PROVIDENCE – The Rhode Island Supreme Court has upheld a power-purchase agreement between National Grid and Deepwater Wind in a ruling that boosts the chances for development of what could be the first offshore wind farm in the United States.
In a unanimous decision released Friday, the state’s highest court found insufficient grounds to overturn the contract under which Rhode Island’s dominant utility will buy power from the five-turbine wind farm that Providence-based Deepwater proposes building in waters three miles southeast of Block Island.
Toray Plastics and Polytop Corp., both heavy users of electricity, filed an appeal with the Supreme Court after the state Public Utilities Commission approved the power-purchase agreement last August. The plastics manufacturers’ chief complaint is that the starting price of power – at more than three times the price from conventional sources – is too high.
In the 75-page decision written by Justice Gilbert V. Indeglia, the court expressed reservations about elements of the project but ruled that the commission had followed state law in considering the contract.
“Although we view with trepidation the General Assembly’s unwavering quest to sink this demonstration wind farm into the sediment of Rhode Island’s continental shelf, we nonetheless are constrained by our standard of review and the bounds of the revised [long-term contracting] statute,” the decision says.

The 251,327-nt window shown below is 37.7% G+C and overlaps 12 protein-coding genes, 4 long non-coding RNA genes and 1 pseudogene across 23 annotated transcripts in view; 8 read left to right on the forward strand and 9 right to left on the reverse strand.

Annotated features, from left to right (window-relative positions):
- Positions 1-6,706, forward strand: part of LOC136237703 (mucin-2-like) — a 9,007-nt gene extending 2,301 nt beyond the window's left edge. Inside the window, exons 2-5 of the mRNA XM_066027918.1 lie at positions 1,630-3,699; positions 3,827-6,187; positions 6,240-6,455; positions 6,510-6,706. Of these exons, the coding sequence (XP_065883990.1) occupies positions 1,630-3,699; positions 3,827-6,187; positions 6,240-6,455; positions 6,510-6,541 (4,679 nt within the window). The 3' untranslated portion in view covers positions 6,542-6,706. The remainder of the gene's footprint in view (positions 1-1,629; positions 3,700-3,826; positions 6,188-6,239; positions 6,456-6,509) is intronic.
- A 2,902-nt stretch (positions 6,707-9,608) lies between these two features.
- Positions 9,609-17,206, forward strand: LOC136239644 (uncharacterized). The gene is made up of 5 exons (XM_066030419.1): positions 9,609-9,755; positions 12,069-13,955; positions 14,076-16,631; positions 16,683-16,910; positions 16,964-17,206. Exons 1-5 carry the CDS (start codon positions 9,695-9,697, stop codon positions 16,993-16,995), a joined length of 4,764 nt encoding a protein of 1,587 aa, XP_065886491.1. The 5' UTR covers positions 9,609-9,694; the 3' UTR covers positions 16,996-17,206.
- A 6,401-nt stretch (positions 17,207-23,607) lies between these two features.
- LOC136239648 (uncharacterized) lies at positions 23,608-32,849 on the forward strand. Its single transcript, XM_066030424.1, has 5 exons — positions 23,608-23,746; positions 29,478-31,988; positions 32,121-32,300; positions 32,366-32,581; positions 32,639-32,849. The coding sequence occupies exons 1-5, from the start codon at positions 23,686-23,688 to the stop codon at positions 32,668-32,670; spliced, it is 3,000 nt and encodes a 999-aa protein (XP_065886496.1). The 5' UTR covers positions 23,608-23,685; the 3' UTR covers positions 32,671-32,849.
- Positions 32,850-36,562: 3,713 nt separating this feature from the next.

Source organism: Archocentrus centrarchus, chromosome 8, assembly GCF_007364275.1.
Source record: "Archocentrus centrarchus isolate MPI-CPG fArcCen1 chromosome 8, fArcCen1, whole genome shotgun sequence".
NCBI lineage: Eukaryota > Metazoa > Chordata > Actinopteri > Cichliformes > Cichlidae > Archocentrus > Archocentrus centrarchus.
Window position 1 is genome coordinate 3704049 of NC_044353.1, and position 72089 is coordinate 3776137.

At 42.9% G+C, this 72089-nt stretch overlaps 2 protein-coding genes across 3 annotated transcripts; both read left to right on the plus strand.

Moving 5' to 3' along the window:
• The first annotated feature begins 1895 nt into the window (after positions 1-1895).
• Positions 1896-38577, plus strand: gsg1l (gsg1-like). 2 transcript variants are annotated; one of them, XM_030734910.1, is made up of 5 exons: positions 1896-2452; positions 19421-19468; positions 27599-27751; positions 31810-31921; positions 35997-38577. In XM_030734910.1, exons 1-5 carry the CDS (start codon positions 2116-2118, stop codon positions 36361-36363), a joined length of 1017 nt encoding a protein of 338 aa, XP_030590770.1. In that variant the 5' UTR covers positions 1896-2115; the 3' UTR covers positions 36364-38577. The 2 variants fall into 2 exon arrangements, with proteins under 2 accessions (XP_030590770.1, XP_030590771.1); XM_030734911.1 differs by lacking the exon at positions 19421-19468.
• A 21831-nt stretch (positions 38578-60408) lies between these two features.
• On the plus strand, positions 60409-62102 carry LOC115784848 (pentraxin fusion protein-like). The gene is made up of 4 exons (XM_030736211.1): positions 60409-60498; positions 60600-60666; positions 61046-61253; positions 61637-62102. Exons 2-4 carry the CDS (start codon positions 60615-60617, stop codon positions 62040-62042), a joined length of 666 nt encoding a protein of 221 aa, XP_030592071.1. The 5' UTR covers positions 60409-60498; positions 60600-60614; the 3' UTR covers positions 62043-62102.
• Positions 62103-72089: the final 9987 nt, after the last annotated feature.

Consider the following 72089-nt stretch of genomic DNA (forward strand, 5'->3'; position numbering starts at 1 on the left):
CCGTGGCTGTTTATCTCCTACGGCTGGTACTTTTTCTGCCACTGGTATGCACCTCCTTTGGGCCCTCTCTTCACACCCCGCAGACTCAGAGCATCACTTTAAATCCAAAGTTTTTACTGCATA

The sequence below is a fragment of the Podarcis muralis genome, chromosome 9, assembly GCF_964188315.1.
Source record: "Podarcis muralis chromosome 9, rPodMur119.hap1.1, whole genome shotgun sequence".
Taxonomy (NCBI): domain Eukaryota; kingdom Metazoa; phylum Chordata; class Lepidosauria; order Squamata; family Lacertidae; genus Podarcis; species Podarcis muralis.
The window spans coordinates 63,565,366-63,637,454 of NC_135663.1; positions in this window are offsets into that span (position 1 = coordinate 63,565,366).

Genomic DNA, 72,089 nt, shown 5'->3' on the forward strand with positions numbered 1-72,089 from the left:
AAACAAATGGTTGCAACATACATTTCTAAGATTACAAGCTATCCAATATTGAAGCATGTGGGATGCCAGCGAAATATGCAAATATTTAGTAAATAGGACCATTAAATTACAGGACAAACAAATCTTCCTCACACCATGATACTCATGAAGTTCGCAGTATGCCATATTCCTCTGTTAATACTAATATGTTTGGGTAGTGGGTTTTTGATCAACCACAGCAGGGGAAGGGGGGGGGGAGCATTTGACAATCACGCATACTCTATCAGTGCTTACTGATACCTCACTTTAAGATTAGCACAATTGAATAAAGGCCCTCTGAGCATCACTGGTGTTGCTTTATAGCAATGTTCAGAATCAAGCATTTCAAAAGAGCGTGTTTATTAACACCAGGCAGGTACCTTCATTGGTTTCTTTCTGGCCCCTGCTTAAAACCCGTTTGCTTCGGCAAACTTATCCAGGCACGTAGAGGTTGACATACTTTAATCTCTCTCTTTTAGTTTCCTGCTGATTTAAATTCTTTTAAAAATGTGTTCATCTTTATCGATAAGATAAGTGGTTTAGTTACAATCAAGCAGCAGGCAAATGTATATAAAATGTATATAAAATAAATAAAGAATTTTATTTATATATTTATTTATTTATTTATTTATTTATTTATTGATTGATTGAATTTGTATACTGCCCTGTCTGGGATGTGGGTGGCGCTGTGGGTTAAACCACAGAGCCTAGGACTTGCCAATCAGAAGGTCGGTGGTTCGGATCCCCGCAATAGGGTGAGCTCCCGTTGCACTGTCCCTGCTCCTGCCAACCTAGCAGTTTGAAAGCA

Deepwater applauded the decision, which will allow the company to start working on permitting the 30-megawatt project.
“Today’s ruling solidifies Rhode Island’s position as a national leader in building a clean energy future for our country,” company CEO William M. Moore said in a statement.
Although the decision removes a major obstacle in the path of the wind farm – which had been delayed during the court case – it does not guarantee that the project will reach fruition. Deepwater will use the contract to help secure financing for the $205-million wind farm, but it still needs approvals from the state Coastal Resources Management Council and the U.S. Army Corps of Engineers.